In this paper we analyse determinants of bank profitability of EU15 banking systems for the period 2001-2011. We use as proxy for banks profitability the return on average assets (ROAA), the return on average equity (ROAE) and net interest margin (NIM). We also measure the impact of the first and the largest wave of enlargement (10 new members in 2004) on EU15 bank profitability, introducing a dummy variable. The contribution of this paper for the empirical literature is that there are no other studies that deal bank profitability for all EU 15 countries for the period considered (2001-2011). The literature splits the factors that influence banks’ profitability in two large groups: bank-specific (internal) factors and industry specific and macroeconomic (external) factors. Our results are in line with the economic theory. Cost to Income Ratio, credit risk and market concentration had a negative influence in case of all measures of banks’ profitability, while bank liquidity only for ROAE and NIM. The size of banks had a negative impact on NIM, suggesting that bigger the bank is, smaller the net interest margin ratio is, but, on the contrary, in case of ROAA, had a direct effect. The market concentration had a negative influence, meaning that the increasing competition, as a structural point of view, increases banks’ profitability. The results show us that the process of European Union enlargement from 2004 does not have significant impact on EU15 banking systems’ profitability. It has a week and negative effect only in case of net interest margin. As policy recommendations, we suggest for authorities a better supervision for credit risk and liquidity and maintaining a competitive banking environment. For banks’ management we also recommend to monitor the credit risk indicators, optimizing costs and diversifying the sources of income.


Apart from the former EFTA members (Iceland, Lichtenstein, Norway and Switzerland) and a few former republics of the Soviet Union (Bjelorussia, Moldova and Ukraina) the countries of the Western Balkans are the only European states outside of the European Union. They are very keen to join the Union. The Balkans have always been the poorest part of Europe. The appeal of the wealthy European Union is apparent. Access to the largest market in the world, investment, modern technologies and generous regional funds give a hope that by joining the EU the Western Balkans countries will join the rich club. At the moment performance of the Western Balkan countries does not guarantee that they will become rich by joining the European Union. Their current production and trade structure makes it likely that the Western Balkan countries will be locked in inter-industry trade in which they will export products of low and medium technological and developmental level and import products of high technological and developmental level. This might lead to divergence rather than convergence between them and the European Union. In other to overcome this problem the Western Balkan countries need to conduct radical reforms in the public sector, fiscal policy, industrial trade and investment policy. They also need to tackle corruption, simplify administrative procedure, strenghten property rights and the lawful state. All this with the aim to change economic structure and shift from achievements of the second and third to fourth technological revolution. Only if these reforms are successfuly implemented the Western Balkan countries can hope to avoid the Greek scenario and possibly experience the Irish scenario.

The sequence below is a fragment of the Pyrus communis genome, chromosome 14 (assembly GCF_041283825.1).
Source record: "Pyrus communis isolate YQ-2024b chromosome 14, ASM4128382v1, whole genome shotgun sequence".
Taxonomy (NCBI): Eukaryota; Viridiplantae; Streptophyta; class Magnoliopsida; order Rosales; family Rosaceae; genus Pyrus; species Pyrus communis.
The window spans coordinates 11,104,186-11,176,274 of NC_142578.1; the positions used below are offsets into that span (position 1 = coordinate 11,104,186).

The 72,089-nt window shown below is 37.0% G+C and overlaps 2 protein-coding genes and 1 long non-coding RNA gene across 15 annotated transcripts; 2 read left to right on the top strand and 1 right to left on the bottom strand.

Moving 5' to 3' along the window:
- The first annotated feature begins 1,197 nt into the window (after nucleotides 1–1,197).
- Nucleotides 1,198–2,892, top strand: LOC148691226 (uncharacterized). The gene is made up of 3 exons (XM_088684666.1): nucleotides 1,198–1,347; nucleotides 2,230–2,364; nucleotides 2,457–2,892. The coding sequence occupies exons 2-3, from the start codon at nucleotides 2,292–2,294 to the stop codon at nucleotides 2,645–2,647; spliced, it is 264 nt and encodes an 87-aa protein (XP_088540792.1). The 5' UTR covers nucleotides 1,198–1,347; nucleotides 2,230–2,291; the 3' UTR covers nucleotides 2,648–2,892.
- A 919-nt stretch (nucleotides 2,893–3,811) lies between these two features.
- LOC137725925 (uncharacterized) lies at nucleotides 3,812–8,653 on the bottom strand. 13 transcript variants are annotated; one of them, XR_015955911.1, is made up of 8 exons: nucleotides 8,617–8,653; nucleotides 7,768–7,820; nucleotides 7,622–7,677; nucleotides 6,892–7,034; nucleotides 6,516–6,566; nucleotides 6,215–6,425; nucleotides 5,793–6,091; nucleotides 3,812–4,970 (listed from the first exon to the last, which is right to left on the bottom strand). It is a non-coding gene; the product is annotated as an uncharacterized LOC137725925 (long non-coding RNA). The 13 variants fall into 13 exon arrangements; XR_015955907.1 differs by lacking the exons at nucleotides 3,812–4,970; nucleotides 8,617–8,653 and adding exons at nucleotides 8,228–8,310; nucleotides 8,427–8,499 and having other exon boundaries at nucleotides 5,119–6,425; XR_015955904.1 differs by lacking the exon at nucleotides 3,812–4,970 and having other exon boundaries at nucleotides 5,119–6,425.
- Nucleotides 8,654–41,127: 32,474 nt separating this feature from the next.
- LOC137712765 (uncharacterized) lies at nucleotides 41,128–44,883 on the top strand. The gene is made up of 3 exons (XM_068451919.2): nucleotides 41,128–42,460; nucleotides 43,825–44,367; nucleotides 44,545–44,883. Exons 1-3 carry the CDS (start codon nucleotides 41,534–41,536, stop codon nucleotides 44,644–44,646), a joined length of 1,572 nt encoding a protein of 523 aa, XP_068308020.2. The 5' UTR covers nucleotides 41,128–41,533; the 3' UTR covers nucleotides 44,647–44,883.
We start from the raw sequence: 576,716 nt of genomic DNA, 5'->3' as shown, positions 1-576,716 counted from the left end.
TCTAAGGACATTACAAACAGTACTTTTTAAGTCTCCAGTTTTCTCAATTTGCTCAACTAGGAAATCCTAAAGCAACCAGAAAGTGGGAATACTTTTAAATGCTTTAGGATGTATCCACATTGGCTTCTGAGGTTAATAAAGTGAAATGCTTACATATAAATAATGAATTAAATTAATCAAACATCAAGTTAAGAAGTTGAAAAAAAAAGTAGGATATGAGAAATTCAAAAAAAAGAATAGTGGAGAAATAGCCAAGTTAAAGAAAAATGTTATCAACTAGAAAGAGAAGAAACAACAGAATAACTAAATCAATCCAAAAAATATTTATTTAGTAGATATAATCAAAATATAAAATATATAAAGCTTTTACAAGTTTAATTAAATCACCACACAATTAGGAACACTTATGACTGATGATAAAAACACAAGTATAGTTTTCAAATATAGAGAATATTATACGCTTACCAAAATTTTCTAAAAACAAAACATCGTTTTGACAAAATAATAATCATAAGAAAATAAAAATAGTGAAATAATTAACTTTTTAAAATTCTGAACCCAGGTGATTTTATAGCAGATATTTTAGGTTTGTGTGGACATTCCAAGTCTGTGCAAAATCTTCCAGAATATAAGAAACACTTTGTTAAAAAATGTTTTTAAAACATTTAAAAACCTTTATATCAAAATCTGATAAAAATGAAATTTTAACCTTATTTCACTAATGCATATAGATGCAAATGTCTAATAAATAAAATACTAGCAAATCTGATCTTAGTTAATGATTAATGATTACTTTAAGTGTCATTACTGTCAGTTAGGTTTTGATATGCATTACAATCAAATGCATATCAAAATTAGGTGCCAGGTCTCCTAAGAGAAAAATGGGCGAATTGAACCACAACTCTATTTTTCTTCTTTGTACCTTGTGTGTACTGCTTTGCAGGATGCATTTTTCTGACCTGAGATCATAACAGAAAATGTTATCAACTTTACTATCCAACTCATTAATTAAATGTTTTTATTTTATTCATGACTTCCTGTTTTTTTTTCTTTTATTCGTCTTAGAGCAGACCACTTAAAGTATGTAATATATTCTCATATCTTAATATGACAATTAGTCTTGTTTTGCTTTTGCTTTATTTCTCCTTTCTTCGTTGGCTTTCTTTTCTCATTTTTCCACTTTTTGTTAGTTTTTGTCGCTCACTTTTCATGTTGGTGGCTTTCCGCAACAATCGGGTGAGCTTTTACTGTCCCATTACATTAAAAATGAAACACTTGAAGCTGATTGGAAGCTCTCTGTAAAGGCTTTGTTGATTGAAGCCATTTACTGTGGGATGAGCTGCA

Purpose: The article presents the results of a study conducted for the January effect. This anomaly is best recognized in the capital markets. In this case, we find explanation of its appearance based on both fundamental analysis and heuristics used by investors. The research focuses on the markets of the European Union enlargement countries of 2004. There are three hypotheses stated in the article:

Hypothesis 1: The January Effect occurs in the analyzed markets.

Hypothesis 2: The January Effect weakens over time.

Hypothesis 3: The January Effect weakens with the development of a market.

Methodology: Three methods verified the hypotheses: tests of differences, average and median rate of return, and dynamic models paneled with the estimation of parameters and the generalized method of moments.

Findings: The January Effect exists in the analyzed markets. The anomaly weakens over time but, after accession to the European Union, January return rates increase significantly.

Limitation: The definite verification was difficult due to the available methods and data. Further research in this field is, therefore, needed.

Originality: The originality of the paper stems from the construction of the sample – new evidence from post-communist countries – which became the European Union members in 2004. The next important issue is the period of twenty years after the economic transformation – ten before and ten after the enlargement of the EU.